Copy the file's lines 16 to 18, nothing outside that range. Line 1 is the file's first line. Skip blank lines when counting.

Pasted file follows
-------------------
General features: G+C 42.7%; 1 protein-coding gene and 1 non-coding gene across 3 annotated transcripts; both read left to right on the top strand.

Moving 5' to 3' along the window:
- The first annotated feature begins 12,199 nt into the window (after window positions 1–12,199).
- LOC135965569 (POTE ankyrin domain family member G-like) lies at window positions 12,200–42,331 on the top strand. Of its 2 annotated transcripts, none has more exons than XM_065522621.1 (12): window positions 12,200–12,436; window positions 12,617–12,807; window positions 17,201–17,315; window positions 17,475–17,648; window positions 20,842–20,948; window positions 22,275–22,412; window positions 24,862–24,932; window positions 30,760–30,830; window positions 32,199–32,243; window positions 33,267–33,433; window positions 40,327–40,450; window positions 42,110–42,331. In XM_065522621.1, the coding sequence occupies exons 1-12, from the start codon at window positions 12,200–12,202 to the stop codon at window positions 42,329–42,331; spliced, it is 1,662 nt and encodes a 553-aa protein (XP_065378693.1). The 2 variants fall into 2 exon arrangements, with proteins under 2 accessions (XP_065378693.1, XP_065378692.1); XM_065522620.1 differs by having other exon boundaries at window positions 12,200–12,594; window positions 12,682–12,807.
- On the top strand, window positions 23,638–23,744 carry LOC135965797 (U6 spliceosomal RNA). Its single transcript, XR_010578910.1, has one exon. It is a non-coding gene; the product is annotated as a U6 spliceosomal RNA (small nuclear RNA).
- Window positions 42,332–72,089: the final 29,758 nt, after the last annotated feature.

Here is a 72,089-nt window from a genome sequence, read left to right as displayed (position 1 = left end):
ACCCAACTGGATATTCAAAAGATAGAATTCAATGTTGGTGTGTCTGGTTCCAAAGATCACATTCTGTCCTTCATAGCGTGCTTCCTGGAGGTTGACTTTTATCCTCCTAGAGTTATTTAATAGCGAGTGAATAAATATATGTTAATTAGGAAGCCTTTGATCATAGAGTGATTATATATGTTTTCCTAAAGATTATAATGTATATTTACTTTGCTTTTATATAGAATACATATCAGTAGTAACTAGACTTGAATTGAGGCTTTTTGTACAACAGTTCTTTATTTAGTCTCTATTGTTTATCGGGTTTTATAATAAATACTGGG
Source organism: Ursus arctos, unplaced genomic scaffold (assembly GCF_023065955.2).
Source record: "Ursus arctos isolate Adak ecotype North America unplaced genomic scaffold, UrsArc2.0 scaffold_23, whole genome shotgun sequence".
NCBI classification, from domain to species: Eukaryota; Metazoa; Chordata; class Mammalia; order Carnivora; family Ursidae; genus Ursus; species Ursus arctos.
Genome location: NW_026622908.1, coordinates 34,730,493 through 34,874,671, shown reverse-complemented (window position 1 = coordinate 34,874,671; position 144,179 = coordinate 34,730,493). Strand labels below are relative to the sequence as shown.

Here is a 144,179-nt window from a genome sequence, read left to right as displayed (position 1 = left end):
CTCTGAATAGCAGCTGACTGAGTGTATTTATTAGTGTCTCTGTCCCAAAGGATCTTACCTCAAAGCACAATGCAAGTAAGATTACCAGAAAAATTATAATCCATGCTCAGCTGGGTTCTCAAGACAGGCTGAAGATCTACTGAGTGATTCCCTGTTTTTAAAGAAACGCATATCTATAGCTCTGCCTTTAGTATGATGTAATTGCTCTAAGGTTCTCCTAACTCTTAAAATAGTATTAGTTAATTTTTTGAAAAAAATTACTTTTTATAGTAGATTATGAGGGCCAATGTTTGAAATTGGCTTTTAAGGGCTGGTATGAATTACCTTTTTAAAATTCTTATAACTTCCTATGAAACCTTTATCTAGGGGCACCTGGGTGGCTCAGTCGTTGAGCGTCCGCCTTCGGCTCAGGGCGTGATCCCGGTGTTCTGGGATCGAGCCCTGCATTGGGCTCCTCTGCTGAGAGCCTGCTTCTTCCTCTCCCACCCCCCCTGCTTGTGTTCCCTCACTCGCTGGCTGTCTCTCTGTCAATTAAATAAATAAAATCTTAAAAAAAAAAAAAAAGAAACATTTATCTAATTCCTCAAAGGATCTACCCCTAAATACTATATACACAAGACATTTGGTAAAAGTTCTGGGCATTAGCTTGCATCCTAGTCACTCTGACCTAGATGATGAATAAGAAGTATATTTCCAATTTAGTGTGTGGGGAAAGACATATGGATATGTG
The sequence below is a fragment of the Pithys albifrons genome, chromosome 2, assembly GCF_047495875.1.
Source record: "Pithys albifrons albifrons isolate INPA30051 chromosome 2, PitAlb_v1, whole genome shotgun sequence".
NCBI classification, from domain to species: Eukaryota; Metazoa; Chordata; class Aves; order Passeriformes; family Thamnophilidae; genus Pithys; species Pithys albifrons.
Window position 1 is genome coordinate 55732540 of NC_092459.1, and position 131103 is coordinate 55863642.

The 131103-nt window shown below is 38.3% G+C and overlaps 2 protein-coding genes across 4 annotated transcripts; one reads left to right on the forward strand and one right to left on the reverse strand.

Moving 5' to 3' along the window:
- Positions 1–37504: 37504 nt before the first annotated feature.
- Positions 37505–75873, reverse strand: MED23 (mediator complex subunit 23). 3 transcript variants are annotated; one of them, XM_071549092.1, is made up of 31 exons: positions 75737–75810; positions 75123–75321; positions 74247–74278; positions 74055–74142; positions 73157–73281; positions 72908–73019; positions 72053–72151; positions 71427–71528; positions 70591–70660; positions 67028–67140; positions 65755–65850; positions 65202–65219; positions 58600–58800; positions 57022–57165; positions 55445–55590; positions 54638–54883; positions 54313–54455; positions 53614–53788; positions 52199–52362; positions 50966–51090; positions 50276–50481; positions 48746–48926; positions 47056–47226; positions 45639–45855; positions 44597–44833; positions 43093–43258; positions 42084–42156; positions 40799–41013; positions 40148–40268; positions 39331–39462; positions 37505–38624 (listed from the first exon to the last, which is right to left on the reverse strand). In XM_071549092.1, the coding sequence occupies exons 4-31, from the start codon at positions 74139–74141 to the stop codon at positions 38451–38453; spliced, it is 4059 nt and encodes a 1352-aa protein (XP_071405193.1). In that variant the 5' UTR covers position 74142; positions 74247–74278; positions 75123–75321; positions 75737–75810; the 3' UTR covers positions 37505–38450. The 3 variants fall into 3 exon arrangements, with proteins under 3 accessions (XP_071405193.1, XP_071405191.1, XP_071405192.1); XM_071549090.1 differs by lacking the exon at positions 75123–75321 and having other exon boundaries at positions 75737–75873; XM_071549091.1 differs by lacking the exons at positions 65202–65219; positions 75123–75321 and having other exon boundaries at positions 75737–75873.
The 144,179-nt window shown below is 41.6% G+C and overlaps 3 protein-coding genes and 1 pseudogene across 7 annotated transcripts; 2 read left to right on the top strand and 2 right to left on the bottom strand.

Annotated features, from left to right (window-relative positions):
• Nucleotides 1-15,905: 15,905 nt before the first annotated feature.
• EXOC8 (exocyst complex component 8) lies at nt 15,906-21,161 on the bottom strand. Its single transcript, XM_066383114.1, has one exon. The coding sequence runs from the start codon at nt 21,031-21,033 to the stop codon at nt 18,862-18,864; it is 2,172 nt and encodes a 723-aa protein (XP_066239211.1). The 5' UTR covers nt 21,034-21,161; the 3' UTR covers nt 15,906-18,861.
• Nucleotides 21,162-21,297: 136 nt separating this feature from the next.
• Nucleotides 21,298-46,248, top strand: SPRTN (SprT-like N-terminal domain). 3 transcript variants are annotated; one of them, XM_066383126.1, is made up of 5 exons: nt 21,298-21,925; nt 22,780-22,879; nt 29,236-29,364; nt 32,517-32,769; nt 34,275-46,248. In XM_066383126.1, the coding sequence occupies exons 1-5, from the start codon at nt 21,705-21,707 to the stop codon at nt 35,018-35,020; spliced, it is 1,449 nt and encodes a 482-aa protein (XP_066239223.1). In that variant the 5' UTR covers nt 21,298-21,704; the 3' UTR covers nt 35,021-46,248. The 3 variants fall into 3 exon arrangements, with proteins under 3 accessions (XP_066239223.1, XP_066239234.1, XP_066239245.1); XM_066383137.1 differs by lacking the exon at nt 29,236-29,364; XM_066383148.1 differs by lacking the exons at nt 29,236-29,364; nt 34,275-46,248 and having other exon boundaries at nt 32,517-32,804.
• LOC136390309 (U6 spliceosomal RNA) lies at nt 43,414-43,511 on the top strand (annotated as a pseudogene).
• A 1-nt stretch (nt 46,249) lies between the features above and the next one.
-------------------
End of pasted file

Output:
Source record: "Pithys albifrons albifrons isolate INPA30051 chromosome 2, PitAlb_v1, whole genome shotgun sequence".
NCBI classification, from domain to species: Eukaryota; Metazoa; Chordata; class Aves; order Passeriformes; family Thamnophilidae; genus Pithys; species Pithys albifrons.
Window position 1 is genome coordinate 55732540 of NC_092459.1, and position 131103 is coordinate 55863642.